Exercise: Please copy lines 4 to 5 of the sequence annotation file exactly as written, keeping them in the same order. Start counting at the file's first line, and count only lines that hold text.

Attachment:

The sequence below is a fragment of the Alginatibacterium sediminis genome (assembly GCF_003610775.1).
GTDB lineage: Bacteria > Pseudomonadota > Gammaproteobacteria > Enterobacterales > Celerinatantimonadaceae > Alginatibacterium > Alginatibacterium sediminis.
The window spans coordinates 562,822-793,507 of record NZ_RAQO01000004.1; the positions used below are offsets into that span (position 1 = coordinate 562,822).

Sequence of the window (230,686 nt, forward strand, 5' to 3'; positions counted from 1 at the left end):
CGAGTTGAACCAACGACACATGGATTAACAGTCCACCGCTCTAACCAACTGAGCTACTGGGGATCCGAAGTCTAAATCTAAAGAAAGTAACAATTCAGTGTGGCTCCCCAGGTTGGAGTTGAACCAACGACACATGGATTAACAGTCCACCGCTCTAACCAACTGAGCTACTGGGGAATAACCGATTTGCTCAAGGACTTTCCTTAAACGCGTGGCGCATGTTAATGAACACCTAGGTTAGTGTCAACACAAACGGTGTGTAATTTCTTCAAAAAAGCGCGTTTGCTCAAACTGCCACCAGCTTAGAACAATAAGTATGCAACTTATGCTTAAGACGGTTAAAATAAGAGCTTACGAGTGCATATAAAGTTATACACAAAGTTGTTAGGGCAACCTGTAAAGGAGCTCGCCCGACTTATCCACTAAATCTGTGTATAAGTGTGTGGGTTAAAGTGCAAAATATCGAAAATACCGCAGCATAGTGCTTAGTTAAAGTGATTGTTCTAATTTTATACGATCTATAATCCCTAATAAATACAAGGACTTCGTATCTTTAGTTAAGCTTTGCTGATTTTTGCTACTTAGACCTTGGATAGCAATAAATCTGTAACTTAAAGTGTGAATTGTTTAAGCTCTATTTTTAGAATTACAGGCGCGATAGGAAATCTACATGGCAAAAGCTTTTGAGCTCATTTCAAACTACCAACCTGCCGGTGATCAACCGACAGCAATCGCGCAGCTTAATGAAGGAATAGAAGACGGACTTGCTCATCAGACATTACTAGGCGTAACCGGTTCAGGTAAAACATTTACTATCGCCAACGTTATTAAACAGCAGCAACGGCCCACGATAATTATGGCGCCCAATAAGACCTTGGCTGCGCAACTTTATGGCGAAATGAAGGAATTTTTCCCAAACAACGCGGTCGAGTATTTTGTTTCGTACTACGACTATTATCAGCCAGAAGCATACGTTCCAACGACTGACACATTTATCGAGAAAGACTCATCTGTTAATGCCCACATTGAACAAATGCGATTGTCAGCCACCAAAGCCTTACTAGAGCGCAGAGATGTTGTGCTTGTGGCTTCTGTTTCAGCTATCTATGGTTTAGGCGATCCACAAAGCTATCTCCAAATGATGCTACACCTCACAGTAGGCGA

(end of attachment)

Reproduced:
Sequence of the window (230,686 nt, forward strand, 5' to 3'; positions counted from 1 at the left end):
CGAGTTGAACCAACGACACATGGATTAACAGTCCACCGCTCTAACCAACTGAGCTACTGGGGATCCGAAGTCTAAATCTAAAGAAAGTAACAATTCAGTGTGGCTCCCCAGGTTGGAGTTGAACCAACGACACATGGATTAACAGTCCACCGCTCTAACCAACTGAGCTACTGGGGAATAACCGATTTGCTCAAGGACTTTCCTTAAACGCGTGGCGCATGTTAATGAACACCTAGGTTAGTGTCAACACAAACGGTGTGTAATTTCTTCAAAAAAGCGCGTTTGCTCAAACTGCCACCAGCTTAGAACAATAAGTATGCAACTTATGCTTAAGACGGTTAAAATAAGAGCTTACGAGTGCATATAAAGTTATACACAAAGTTGTTAGGGCAACCTGTAAAGGAGCTCGCCCGACTTATCCACTAAATCTGTGTATAAGTGTGTGGGTTAAAGTGCAAAATATCGAAAATACCGCAGCATAGTGCTTAGTTAAAGTGATTGTTCTAATTTTATACGATCTATAATCCCTAATAAATACAAGGACTTCGTATCTTTAGTTAAGCTTTGCTGATTTTTGCTACTTAGACCTTGGATAGCAATAAATCTGTAACTTAAAGTGTGAATTGTTTAAGCTCTATTTTTAGAATTACAGGCGCGATAGGAAATCTACATGGCAAAAGCTTTTGAGCTCATTTCAAACTACCAACCTGCCGGTGATCAACCGACAGCAATCGCGCAGCTTAATGAAGGAATAGAAGACGGACTTGCTCATCAGACATTACTAGGCGTAACCGGTTCAGGTAAAACATTTACTATCGCCAACGTTATTAAACAGCAGCAACGGCCCACGATAATTATGGCGCCCAATAAGACCTTGGCTGCGCAACTTTATGGCGAAATGAAGGAATTTTTCCCAAACAACGCGGTCGAGTATTTTGTTTCGTACTACGACTATTATCAGCCAGAAGCATACGTTCCAACGACTGACACATTTATCGAGAAAGACTCATCTGTTAATGCCCACATTGAACAAATGCGATTGTCAGCCACCAAAGCCTTACTAGAGCGCAGAGATGTTGTGCTTGTGGCTTCTGTTTCAGCTATCTATGGTTTAGGCGATCCACAAAGCTATCTCCAAATGATGCTACACCTCACAGTAGGCGA